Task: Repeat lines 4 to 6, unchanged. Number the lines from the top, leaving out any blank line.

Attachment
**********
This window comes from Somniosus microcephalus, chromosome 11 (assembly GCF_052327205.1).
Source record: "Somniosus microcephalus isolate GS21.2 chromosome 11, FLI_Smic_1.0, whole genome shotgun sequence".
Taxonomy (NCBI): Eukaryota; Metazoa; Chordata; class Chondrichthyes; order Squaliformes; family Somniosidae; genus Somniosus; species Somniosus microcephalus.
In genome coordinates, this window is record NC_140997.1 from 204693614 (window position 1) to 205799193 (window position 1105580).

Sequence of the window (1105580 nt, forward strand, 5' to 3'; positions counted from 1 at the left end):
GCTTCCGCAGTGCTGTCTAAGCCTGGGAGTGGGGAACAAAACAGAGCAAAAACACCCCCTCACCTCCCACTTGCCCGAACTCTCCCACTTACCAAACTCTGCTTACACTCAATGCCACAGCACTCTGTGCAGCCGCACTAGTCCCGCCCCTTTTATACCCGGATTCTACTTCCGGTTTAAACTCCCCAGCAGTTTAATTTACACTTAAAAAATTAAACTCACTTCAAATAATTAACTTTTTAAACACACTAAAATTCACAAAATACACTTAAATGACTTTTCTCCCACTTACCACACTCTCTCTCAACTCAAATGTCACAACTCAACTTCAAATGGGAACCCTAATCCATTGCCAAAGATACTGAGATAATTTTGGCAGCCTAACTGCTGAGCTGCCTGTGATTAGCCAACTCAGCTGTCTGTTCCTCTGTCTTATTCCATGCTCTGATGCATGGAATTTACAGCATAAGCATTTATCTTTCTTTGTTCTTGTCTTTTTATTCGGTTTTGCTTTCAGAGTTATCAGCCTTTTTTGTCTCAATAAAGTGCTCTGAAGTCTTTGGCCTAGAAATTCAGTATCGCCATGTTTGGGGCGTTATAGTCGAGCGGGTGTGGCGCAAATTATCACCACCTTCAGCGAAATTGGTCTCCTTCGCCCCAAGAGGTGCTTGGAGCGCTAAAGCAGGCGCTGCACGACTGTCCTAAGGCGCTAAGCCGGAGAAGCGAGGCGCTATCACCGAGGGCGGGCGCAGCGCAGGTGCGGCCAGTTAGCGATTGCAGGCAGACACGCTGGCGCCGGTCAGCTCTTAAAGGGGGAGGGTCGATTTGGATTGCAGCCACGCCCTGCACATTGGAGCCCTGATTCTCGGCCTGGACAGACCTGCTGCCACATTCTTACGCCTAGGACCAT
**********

In genome coordinates, this window is record NC_140997.1 from 204693614 (window position 1) to 205799193 (window position 1105580).

Sequence of the window (1105580 nt, forward strand, 5' to 3'; positions counted from 1 at the left end):
GCTTCCGCAGTGCTGTCTAAGCCTGGGAGTGGGGAACAAAACAGAGCAAAAACACCCCCTCACCTCCCACTTGCCCGAACTCTCCCACTTACCAAACTCTGCTTACACTCAATGCCACAGCACTCTGTGCAGCCGCACTAGTCCCGCCCCTTTTATACCCGGATTCTACTTCCGGTTTAAACTCCCCAGCAGTTTAATTTACACTTAAAAAATTAAACTCACTTCAAATAATTAACTTTTTAAACACACTAAAATTCACAAAATACACTTAAATGACTTTTCTCCCACTTACCACACTCTCTCTCAACTCAAATGTCACAACTCAACTTCAAATGGGAACCCTAATCCATTGCCAAAGATACTGAGATAATTTTGGCAGCCTAACTGCTGAGCTGCCTGTGATTAGCCAACTCAGCTGTCTGTTCCTCTGTCTTATTCCATGCTCTGATGCATGGAATTTACAGCATAAGCATTTATCTTTCTTTGTTCTTGTCTTTTTATTCGGTTTTGCTTTCAGAGTTATCAGCCTTTTTTGTCTCAATAAAGTGCTCTGAAGTCTTTGGCCTAGAAATTCAGTATCGCCATGTTTGGGGCGTTATAGTCGAGCGGGTGTGGCGCAAATTATCACCACCTTCAGCGAAATTGGTCTCCTTCGCCCCAAGAGGTGCTTGGAGCGCTAAAGCAGGCGCTGCACGACTGTCCTAAGGCGCTAAGCCGGAGAAGCGAGGCGCTATCACCGAGGGCGGGCGCAGCGCAGGTGCGGCCAGTTAGCGATTGCAGGCAGACACGCTGGCGCCGGTCAGCTCTTAAAGGGGGAGGGTCGATTTGGATTGCAGCCACGCCCTGCACATTGGAGCCCTGATTCTCGGCCTGGACAGACCTGCTGCCACATTCTTACGCCTAGGACCAT